UCI Medical Center’s Dr. Sebastian Schubl Volunteers at New York Hospital
Friday, May 01, 2020
The man had already spent two weeks on a ventilator at New York-Presbyterian Hospital, critically ill from COVID-19 and in a medically induced coma when he and Dr. Sebastian Schubl met.
Schubl, 43, a trauma and critical care surgeon at UCI Medical Center, saw a lot of patients during his recent week-long stint volunteering at the New York hospital — the same hospital where he started his career 15 years ago.
But that one man on the ventilator made an impression.
Maybe it was because Schubl and the man were about the same age. Maybe it was because they both have families.
Or, maybe, it’s because of what Schubl, who has a pregnant wife and a toddler, saw when the man on the ventilator finally opened his eyes.
“He just kept mouthing, ‘Call my wife. Call my wife. Please, please call my wife,’” Schubl recalls.
“That was love right there.”
For a couple of months before the COVID-19 tsunami hit New York City — where, as of April 27, more than 17,500 people have died — Schubl had been talking about the coming pandemic with his mentor, Dr. Philip S. Barie, a longtime member of the surgery department at Weill Cornell, one of about 10 New York-Presbyterian hospital sites.
Schubl finished his surgical residency under Barie from 2005 to 2011. And he spent a few more years after that as a clinical instructor at the hospital.
He’d arrived at Weill Cornell, in August of 2005, as a result of a different kind of emergency. Schubl was in his first year of residency at Charity Hospital in New Orleans when Hurricane Katrina struck the Gulf Coast, closing the Crescent City’s public teaching institution and forcing Schubl to New York.
“It was awful,” Schubl said of the emotional wallop he felt from Katrina.
“In a different way.
On Monday of the week he left to volunteer for COVID-19 duty in New York, Schubl texted Barie to ask if he could come help. Barie’s response was definitive: “Yes.”
That, Schubl said, underscored the seriousness of the situation.
“He’s not the kind of guy to ever admit he needed help.”
Schubl arrived on Thursday evening, April 9. By 7 a.m. on Friday he was at work, the first of six straight 12-hour shifts.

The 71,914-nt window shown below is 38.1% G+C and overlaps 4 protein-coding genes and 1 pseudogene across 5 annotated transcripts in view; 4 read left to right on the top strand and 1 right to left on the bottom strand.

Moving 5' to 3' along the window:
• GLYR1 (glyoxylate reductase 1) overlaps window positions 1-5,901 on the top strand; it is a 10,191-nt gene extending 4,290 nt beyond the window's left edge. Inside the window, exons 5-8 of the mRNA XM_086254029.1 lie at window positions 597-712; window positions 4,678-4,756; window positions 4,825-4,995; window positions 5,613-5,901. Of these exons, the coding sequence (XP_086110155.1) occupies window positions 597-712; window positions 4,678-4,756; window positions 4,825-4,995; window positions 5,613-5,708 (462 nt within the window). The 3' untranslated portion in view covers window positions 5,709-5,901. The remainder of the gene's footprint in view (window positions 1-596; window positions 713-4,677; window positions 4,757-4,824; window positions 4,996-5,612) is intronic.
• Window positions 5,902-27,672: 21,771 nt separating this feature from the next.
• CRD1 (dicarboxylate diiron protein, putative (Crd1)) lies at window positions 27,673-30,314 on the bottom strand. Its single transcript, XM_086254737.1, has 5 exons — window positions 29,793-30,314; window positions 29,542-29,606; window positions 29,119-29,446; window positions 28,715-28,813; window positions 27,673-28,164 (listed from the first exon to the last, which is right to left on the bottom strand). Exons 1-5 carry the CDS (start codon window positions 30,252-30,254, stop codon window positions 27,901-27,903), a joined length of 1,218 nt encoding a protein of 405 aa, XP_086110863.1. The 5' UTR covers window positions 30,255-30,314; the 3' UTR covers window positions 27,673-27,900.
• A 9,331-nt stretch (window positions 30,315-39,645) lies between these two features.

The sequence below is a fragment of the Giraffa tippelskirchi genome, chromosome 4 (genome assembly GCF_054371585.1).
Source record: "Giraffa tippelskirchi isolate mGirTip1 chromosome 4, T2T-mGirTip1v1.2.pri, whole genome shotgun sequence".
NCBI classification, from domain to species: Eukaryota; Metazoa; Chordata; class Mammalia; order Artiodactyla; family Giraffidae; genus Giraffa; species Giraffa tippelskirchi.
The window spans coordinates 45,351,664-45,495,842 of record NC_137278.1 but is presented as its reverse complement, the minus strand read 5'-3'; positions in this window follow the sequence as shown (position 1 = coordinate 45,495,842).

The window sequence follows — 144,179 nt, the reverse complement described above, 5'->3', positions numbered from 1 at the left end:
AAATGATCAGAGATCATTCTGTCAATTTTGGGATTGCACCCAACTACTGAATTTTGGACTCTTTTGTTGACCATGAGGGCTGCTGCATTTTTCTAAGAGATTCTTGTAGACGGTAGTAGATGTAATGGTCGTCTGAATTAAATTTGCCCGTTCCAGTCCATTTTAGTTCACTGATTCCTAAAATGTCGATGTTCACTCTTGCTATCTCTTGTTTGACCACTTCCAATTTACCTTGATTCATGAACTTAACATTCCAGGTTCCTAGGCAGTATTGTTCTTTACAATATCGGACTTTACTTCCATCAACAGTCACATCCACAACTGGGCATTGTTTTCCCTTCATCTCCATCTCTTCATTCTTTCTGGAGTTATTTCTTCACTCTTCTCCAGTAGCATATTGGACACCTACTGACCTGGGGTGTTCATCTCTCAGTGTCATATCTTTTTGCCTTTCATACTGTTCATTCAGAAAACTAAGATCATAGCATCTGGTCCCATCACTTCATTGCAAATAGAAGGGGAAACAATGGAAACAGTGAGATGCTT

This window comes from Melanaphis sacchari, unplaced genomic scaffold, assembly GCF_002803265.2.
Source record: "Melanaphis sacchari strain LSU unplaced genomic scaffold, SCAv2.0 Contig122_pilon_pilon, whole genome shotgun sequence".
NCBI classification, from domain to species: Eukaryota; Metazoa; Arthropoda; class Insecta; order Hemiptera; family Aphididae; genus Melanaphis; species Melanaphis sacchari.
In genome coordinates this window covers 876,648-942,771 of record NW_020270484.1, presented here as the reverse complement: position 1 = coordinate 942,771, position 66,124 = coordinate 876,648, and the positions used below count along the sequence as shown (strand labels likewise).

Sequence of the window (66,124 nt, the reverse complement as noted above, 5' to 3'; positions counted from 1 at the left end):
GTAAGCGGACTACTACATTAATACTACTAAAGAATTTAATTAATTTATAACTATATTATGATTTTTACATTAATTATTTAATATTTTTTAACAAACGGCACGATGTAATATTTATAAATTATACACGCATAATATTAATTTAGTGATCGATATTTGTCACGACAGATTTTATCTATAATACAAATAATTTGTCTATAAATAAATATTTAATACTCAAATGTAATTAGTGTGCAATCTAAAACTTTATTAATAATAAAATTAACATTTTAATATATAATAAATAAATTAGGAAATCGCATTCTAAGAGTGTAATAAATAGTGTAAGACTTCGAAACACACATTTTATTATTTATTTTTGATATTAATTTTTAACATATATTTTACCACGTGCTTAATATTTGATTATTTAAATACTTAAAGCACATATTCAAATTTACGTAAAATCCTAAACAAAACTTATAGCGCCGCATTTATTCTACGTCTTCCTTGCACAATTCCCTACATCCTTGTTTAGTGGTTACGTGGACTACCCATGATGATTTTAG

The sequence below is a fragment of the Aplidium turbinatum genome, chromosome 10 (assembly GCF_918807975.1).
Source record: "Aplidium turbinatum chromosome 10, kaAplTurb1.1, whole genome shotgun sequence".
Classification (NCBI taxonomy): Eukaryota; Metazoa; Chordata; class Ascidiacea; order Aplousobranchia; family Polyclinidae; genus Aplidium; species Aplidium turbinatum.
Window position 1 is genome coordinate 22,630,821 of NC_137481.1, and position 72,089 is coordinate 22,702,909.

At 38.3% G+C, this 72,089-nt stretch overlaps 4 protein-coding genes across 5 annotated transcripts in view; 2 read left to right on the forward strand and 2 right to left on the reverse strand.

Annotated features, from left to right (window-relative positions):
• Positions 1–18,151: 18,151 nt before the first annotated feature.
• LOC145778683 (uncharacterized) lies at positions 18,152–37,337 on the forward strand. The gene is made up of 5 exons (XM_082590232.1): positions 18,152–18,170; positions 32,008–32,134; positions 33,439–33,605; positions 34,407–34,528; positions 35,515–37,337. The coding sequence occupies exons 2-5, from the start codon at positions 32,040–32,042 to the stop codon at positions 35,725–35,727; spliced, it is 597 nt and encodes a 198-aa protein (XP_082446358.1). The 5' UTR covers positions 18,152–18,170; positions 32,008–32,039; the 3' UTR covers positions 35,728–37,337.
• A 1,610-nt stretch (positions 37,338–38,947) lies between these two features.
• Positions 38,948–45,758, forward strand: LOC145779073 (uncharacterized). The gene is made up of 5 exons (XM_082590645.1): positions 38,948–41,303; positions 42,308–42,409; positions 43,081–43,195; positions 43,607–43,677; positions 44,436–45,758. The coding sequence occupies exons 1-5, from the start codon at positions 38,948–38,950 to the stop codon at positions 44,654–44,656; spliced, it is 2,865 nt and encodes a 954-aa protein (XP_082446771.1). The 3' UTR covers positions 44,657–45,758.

Schubl saw only patients who were, he said, “incredibly sick.”
“They were in full-body shut down, with multiple organ failure.”
Each medical team consisted of about a half-dozen providers — doctors, nurses, respiratory therapists. They provided, Schubl said, “intense resource management” in an “eerie” atmosphere, void of what he’s used to seeing at a busy hospital in Orange County.
For one thing, the nature of the contagion meant no visitors.
“You never saw anyone that was a family member,” Schubl said.
“That’s an odd environment to work in.”
They lost some patients, saved others. Overall, Schubl said the outcomes were “pretty good considering what we were dealing with.”
But disease and the speed of the pandemic, which commandeered use of all 2,600 beds in the hospital, also meant there was no time to celebrate what Schubl said is “always a nice moment” — when a COVID patient is taken off a ventilator because he or she can, once again, breathe on their own. Instead, the medical team would turn their attention immediately to the next patient.
And there was always a next patient.
“You’d have to run to them,” Schubl said.
“As soon as you got somebody better, to where they were conscious again, they were almost immediately moved to another floor and somebody else was moved in.”
Schubl said his unit — and the rest of the hospital — was a constant revolving door. But it was one he said the hospital’s COVID management system ran like a well-oiled machine.
“It felt like we were a hell of a team fighting an enemy.”
Still, Schubl found himself shocked by how often and how quickly the effects of the disease could spread from a patient’s lungs to the kidneys. The hospital ran short of dialysis machines and the fluid, known as dialysate, needed to run them. That called for improvisation: Nephrologists (kidney doctors) concocted their own dialysate and doctors resorted to inserting tubes directly into a patient’s belly to exchange fluid, in and out.
“It’s not as efficient as a dialysis machine,” Schubl said. “But it works in a pinch.”
Asked what he might say to COVID-19 skeptics who insist this disease is no worse a threat than the flu is every season, Schubl couldn’t stifle a sarcastic laugh.
“It is definitely worse,” he said. “I would love to walk them into a COVID unit so they could see what it looks like.
“It’s true, you can die from the flu. But this is a totally different animal. This is not the flu.
“This is a profound whole-body shutdown.”
The man on the ventilator? His body started back up. He’s alive.
(Photo by Paul Bersebach, Orange County Register/SCNG)